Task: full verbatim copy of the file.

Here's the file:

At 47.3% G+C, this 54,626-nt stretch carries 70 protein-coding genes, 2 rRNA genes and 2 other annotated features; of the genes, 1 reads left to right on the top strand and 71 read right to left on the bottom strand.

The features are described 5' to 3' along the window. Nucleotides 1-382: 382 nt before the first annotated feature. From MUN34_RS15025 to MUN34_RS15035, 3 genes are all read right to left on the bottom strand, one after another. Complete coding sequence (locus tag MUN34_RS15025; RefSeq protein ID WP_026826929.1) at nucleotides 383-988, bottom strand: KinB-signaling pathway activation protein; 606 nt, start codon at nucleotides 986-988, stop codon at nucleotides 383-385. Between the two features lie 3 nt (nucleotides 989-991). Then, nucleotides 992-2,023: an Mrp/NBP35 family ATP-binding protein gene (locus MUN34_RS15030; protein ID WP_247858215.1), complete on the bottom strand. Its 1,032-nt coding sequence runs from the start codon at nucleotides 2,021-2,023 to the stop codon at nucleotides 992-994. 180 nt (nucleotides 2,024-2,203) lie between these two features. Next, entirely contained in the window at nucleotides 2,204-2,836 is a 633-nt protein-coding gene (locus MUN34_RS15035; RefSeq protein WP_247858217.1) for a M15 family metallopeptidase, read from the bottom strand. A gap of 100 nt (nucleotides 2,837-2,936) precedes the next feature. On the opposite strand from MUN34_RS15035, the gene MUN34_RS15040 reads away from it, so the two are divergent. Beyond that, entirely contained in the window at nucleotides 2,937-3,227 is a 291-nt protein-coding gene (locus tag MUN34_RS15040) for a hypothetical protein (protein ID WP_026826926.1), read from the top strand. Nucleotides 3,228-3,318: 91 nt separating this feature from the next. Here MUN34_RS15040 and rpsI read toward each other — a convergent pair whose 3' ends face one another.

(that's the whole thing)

At 47.3% G+C, this 54,626-nt stretch carries 70 protein-coding genes, 2 rRNA genes and 2 other annotated features; of the genes, 1 reads left to right on the top strand and 71 read right to left on the bottom strand.

The features are described 5' to 3' along the window. Nucleotides 1-382: 382 nt before the first annotated feature. From MUN34_RS15025 to MUN34_RS15035, 3 genes are all read right to left on the bottom strand, one after another. Complete coding sequence (locus tag MUN34_RS15025; RefSeq protein ID WP_026826929.1) at nucleotides 383-988, bottom strand: KinB-signaling pathway activation protein; 606 nt, start codon at nucleotides 986-988, stop codon at nucleotides 383-385. Between the two features lie 3 nt (nucleotides 989-991). Then, nucleotides 992-2,023: an Mrp/NBP35 family ATP-binding protein gene (locus MUN34_RS15030; protein ID WP_247858215.1), complete on the bottom strand. Its 1,032-nt coding sequence runs from the start codon at nucleotides 2,021-2,023 to the stop codon at nucleotides 992-994. 180 nt (nucleotides 2,024-2,203) lie between these two features. Next, entirely contained in the window at nucleotides 2,204-2,836 is a 633-nt protein-coding gene (locus MUN34_RS15035; RefSeq protein WP_247858217.1) for a M15 family metallopeptidase, read from the bottom strand. A gap of 100 nt (nucleotides 2,837-2,936) precedes the next feature. On the opposite strand from MUN34_RS15035, the gene MUN34_RS15040 reads away from it, so the two are divergent. Beyond that, entirely contained in the window at nucleotides 2,937-3,227 is a 291-nt protein-coding gene (locus tag MUN34_RS15040) for a hypothetical protein (protein ID WP_026826926.1), read from the top strand. Nucleotides 3,228-3,318: 91 nt separating this feature from the next. Here MUN34_RS15040 and rpsI read toward each other — a convergent pair whose 3' ends face one another.